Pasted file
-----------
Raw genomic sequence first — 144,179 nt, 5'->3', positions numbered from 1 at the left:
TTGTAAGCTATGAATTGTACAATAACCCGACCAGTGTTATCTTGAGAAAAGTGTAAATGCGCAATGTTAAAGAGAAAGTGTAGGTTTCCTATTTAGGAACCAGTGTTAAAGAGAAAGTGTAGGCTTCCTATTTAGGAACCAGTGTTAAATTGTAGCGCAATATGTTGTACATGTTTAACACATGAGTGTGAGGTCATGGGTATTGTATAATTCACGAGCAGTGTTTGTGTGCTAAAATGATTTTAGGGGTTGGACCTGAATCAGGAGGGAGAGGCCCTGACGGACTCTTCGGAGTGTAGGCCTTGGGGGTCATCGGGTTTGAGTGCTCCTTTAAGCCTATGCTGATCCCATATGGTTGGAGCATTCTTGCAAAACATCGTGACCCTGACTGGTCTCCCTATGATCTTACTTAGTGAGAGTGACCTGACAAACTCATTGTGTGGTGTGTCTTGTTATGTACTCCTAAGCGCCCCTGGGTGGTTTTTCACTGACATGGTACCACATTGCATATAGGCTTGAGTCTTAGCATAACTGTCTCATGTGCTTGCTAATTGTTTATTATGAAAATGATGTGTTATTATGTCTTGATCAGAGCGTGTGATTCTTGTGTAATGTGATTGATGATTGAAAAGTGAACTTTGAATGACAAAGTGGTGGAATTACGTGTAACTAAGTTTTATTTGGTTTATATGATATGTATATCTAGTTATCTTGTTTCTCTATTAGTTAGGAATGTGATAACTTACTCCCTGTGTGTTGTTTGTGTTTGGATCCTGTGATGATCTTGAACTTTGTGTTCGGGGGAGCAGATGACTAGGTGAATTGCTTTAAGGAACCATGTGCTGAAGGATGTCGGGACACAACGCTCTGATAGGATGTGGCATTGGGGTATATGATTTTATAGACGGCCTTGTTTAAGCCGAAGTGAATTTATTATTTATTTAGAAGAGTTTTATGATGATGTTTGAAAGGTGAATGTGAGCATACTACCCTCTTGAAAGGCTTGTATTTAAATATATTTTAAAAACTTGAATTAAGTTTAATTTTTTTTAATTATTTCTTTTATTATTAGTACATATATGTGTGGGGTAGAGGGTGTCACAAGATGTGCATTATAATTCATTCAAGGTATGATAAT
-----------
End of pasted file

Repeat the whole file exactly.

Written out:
Raw genomic sequence first — 144,179 nt, 5'->3', positions numbered from 1 at the left:
TTGTAAGCTATGAATTGTACAATAACCCGACCAGTGTTATCTTGAGAAAAGTGTAAATGCGCAATGTTAAAGAGAAAGTGTAGGTTTCCTATTTAGGAACCAGTGTTAAAGAGAAAGTGTAGGCTTCCTATTTAGGAACCAGTGTTAAATTGTAGCGCAATATGTTGTACATGTTTAACACATGAGTGTGAGGTCATGGGTATTGTATAATTCACGAGCAGTGTTTGTGTGCTAAAATGATTTTAGGGGTTGGACCTGAATCAGGAGGGAGAGGCCCTGACGGACTCTTCGGAGTGTAGGCCTTGGGGGTCATCGGGTTTGAGTGCTCCTTTAAGCCTATGCTGATCCCATATGGTTGGAGCATTCTTGCAAAACATCGTGACCCTGACTGGTCTCCCTATGATCTTACTTAGTGAGAGTGACCTGACAAACTCATTGTGTGGTGTGTCTTGTTATGTACTCCTAAGCGCCCCTGGGTGGTTTTTCACTGACATGGTACCACATTGCATATAGGCTTGAGTCTTAGCATAACTGTCTCATGTGCTTGCTAATTGTTTATTATGAAAATGATGTGTTATTATGTCTTGATCAGAGCGTGTGATTCTTGTGTAATGTGATTGATGATTGAAAAGTGAACTTTGAATGACAAAGTGGTGGAATTACGTGTAACTAAGTTTTATTTGGTTTATATGATATGTATATCTAGTTATCTTGTTTCTCTATTAGTTAGGAATGTGATAACTTACTCCCTGTGTGTTGTTTGTGTTTGGATCCTGTGATGATCTTGAACTTTGTGTTCGGGGGAGCAGATGACTAGGTGAATTGCTTTAAGGAACCATGTGCTGAAGGATGTCGGGACACAACGCTCTGATAGGATGTGGCATTGGGGTATATGATTTTATAGACGGCCTTGTTTAAGCCGAAGTGAATTTATTATTTATTTAGAAGAGTTTTATGATGATGTTTGAAAGGTGAATGTGAGCATACTACCCTCTTGAAAGGCTTGTATTTAAATATATTTTAAAAACTTGAATTAAGTTTAATTTTTTTTAATTATTTCTTTTATTATTAGTACATATATGTGTGGGGTAGAGGGTGTCACAAGATGTGCATTATAATTCATTCAAGGTATGATAAT